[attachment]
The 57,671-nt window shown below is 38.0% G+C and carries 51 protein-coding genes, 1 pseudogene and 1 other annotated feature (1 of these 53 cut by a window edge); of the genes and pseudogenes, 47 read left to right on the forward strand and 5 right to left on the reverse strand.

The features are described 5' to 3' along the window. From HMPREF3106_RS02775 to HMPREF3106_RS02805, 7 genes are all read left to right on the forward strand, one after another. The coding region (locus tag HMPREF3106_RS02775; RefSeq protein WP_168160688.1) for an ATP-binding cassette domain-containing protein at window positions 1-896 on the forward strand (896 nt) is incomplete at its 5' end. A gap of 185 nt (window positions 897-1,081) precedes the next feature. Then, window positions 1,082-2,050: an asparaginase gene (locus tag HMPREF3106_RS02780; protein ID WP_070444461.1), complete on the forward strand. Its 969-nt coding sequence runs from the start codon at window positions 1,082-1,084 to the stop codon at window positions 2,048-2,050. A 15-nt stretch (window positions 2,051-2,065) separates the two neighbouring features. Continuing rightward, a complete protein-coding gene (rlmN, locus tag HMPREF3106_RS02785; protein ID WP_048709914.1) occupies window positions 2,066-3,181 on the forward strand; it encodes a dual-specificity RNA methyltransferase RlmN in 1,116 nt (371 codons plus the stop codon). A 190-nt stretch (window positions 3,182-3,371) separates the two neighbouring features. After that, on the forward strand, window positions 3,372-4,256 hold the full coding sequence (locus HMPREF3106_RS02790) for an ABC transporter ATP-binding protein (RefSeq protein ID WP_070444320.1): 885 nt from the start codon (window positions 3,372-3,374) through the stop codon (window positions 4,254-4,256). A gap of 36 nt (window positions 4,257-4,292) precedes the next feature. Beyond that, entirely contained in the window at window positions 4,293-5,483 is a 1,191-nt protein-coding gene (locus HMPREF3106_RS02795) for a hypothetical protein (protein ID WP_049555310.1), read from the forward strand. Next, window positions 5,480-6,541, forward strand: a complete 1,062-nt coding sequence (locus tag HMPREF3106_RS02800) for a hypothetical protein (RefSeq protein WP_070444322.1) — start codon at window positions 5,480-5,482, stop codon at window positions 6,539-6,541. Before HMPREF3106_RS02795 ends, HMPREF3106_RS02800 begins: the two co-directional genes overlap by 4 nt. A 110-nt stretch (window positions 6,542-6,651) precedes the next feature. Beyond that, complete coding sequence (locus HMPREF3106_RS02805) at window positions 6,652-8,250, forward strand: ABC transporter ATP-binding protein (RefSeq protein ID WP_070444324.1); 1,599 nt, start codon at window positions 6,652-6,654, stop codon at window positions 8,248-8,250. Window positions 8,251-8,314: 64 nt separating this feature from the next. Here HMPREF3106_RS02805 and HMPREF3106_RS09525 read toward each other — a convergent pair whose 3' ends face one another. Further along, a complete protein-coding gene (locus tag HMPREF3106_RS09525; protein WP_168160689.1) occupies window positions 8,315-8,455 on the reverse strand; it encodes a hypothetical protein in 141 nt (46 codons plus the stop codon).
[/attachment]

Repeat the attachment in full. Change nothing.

The 57,671-nt window shown below is 38.0% G+C and carries 51 protein-coding genes, 1 pseudogene and 1 other annotated feature (1 of these 53 cut by a window edge); of the genes and pseudogenes, 47 read left to right on the forward strand and 5 right to left on the reverse strand.

The features are described 5' to 3' along the window. From HMPREF3106_RS02775 to HMPREF3106_RS02805, 7 genes are all read left to right on the forward strand, one after another. The coding region (locus tag HMPREF3106_RS02775; RefSeq protein WP_168160688.1) for an ATP-binding cassette domain-containing protein at window positions 1-896 on the forward strand (896 nt) is incomplete at its 5' end. A gap of 185 nt (window positions 897-1,081) precedes the next feature. Then, window positions 1,082-2,050: an asparaginase gene (locus tag HMPREF3106_RS02780; protein ID WP_070444461.1), complete on the forward strand. Its 969-nt coding sequence runs from the start codon at window positions 1,082-1,084 to the stop codon at window positions 2,048-2,050. A 15-nt stretch (window positions 2,051-2,065) separates the two neighbouring features. Continuing rightward, a complete protein-coding gene (rlmN, locus tag HMPREF3106_RS02785; protein ID WP_048709914.1) occupies window positions 2,066-3,181 on the forward strand; it encodes a dual-specificity RNA methyltransferase RlmN in 1,116 nt (371 codons plus the stop codon). A 190-nt stretch (window positions 3,182-3,371) separates the two neighbouring features. After that, on the forward strand, window positions 3,372-4,256 hold the full coding sequence (locus HMPREF3106_RS02790) for an ABC transporter ATP-binding protein (RefSeq protein ID WP_070444320.1): 885 nt from the start codon (window positions 3,372-3,374) through the stop codon (window positions 4,254-4,256). A gap of 36 nt (window positions 4,257-4,292) precedes the next feature. Beyond that, entirely contained in the window at window positions 4,293-5,483 is a 1,191-nt protein-coding gene (locus HMPREF3106_RS02795) for a hypothetical protein (protein ID WP_049555310.1), read from the forward strand. Next, window positions 5,480-6,541, forward strand: a complete 1,062-nt coding sequence (locus tag HMPREF3106_RS02800) for a hypothetical protein (RefSeq protein WP_070444322.1) — start codon at window positions 5,480-5,482, stop codon at window positions 6,539-6,541. Before HMPREF3106_RS02795 ends, HMPREF3106_RS02800 begins: the two co-directional genes overlap by 4 nt. A 110-nt stretch (window positions 6,542-6,651) precedes the next feature. Beyond that, complete coding sequence (locus HMPREF3106_RS02805) at window positions 6,652-8,250, forward strand: ABC transporter ATP-binding protein (RefSeq protein ID WP_070444324.1); 1,599 nt, start codon at window positions 6,652-6,654, stop codon at window positions 8,248-8,250. Window positions 8,251-8,314: 64 nt separating this feature from the next. Here HMPREF3106_RS02805 and HMPREF3106_RS09525 read toward each other — a convergent pair whose 3' ends face one another. Further along, a complete protein-coding gene (locus tag HMPREF3106_RS09525; protein WP_168160689.1) occupies window positions 8,315-8,455 on the reverse strand; it encodes a hypothetical protein in 141 nt (46 codons plus the stop codon).